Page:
The beginning of the year brings up a range of feelings for students of all ages. There is the promise of a fresh start: new notebooks, pencils and crayons, different teachers and classmates. Some kids are eager to see old friends they have not seen all summer and catch up on their new experiences. Students may feel excited about trying a new activity, such as a drama club or a sport. They may be excited about building on the skills and passions that they discovered over the summer months.

For many students (of all ages) and parents, however, returning to school can also be a time of great stress. There can be anxiety about making new friends, adjusting to a new school or class, separating from family members, facing expectations of new teachers, not to mention sitting still for hours a day!

Here are some tips to help you and your child cope with the beginning of the school year and to ease the transition:

Adjust the Schedule

It is likely that your child will need to wake up much earlier than they had been during the summer in order to get to school on time. Many older children stay up into the early hours of the morning when school is out and sleep late into the day. It might take some time to get back on track, so it is a good idea to start going to sleep at a reasonable hour a few days before school starts. Even if there is some resistance to the idea of going to bed earlier (it can be an unwanted reminder that the summer is nearly over, after all) predictable routines can be comforting and will help prepare your child for going back to school.

Discuss Goals/Expectations

This is a great time to speak about your child’s goals for the school year. What does she want to achieve? This discussion does not need to be limited to grades. Does she want to make a new friend? Maybe take a risk by trying a new club (or even starting one)? Perhaps she is shy in school, but wants to set a goal of raising her hand to answer a question at least once a day. If necessary, you can help your child clarify and quantify the goal. If she has trouble articulating goals, you can make suggestions or give some choices and ask your child how that sounds. Be supportive and help your child to think about goals that are realistic. You can then review periodically with your child and assess progress, add support systems or make changes to the goals, if necessary.

Help Normalize Feelings

Accept that your child may be anxious during the transition and help him understand that this is a normal reaction to school for many of his classmates. Parents (with the best of intentions) may feel the need to say something like “oh, there is no need to worry. You will be fine. School will be great. Don’t be nervous.” While encouragement is great, it is also important to validate the anxiety your child has. “I see that you are feeling anxious about school and I know it must feel hard. It is OK to feel anxious. I am sure many others are feeling the same way. Let’s talk about how you are feeling.” You can empathize with a memory of your first day of school or a new job and how you felt at first and adjusted.

Set up play dates

For younger children, seeing a familiar face on the first day of school can go a long way to alleviate anxiety. If you are able to arrange a play date prior to school starting (or if not, in the first couple of weeks) with a classmate, this can be helpful.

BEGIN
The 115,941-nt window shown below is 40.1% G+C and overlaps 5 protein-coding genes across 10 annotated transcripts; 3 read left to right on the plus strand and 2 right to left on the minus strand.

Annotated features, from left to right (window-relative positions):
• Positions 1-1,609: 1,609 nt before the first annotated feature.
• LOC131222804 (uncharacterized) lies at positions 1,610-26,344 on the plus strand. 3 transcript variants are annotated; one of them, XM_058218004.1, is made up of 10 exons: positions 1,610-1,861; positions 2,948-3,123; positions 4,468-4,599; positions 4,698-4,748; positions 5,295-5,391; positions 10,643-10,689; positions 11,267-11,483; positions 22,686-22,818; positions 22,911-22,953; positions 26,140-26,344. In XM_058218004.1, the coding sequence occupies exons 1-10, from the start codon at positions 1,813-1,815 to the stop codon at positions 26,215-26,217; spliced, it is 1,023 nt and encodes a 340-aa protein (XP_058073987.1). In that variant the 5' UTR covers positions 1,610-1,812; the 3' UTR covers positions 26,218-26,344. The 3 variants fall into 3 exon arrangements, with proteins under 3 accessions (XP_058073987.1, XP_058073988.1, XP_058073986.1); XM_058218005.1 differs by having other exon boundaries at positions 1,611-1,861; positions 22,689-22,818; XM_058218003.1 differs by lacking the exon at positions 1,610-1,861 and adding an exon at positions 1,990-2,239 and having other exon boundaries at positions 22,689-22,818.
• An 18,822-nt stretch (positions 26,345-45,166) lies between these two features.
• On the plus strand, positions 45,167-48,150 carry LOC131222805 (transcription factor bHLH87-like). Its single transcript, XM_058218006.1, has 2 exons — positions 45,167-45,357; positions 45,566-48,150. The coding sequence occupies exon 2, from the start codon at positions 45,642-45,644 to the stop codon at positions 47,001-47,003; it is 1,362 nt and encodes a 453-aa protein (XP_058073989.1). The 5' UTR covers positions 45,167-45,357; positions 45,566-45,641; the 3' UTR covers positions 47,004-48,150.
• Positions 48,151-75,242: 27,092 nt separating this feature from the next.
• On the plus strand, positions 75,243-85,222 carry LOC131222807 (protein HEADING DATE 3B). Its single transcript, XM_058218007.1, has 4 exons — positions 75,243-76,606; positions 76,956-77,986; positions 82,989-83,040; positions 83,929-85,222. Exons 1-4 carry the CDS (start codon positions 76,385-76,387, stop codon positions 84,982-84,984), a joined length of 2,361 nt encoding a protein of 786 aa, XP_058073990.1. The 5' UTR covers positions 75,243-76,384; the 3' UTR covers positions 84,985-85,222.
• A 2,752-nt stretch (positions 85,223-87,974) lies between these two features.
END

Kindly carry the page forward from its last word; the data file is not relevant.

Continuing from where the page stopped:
Be prepared

Try to create as calm an environment as possible for the first day of school. Get everything ready the night before (clothes, supplies, lunch or lunch money, etc) so there will be no need to scramble in the morning. Try your best to avoid unnecessary arguments.

Send transitional object

For a younger child who is having trouble separating, you can send along a small object he can keep in his back pack or pocket during the day. The object can be a photo (or anything really) that acts as a symbolic connection to you and reminds them that you will think about him and see him at the end of the school day. You can also send a note in your child’s lunch with words of encouragement, telling him how proud you are of him.

Make sure accommodations are in place

If your child has an IEP, make sure the teacher is aware and that it is being implemented. Follow up with the school/service providers to introduce yourself and make sure that the services are being provided (counseling, speech, OT, PT, SETTS, etc). If your child receives extra time on tests or takes them in a separate location, ensure early in the year that these accommodations are set up for him.

Enlist school help if necessary

In addition to the teacher/s, there are often professionals who your child can go to for a check-in during the school day. Find out who the social workers,school psychologist or guidance counselors are and how your child can seek them out if she needs extra support. Some children have counseling individually or in groups built into their schedules, while others can go on an ad-hoc basis for drop-ins.

One day at a time

The beginning of the school year can be overwhelming for many students. Parents can remind their children that adjustments take time. Life might feel hectic and even out of control, but this is temporary. Slowly and with your support, they will get used to the workload, the social challenges and the new teachers.

Let us know in the comments section if you have found other useful back to school tips.

Cope With School NYC is a New York City based child, adolescent, and young adult psychotherapy practice. Cope With School NYC provides a full range of psychotherapy services with a special focus on school functioning and social skills.

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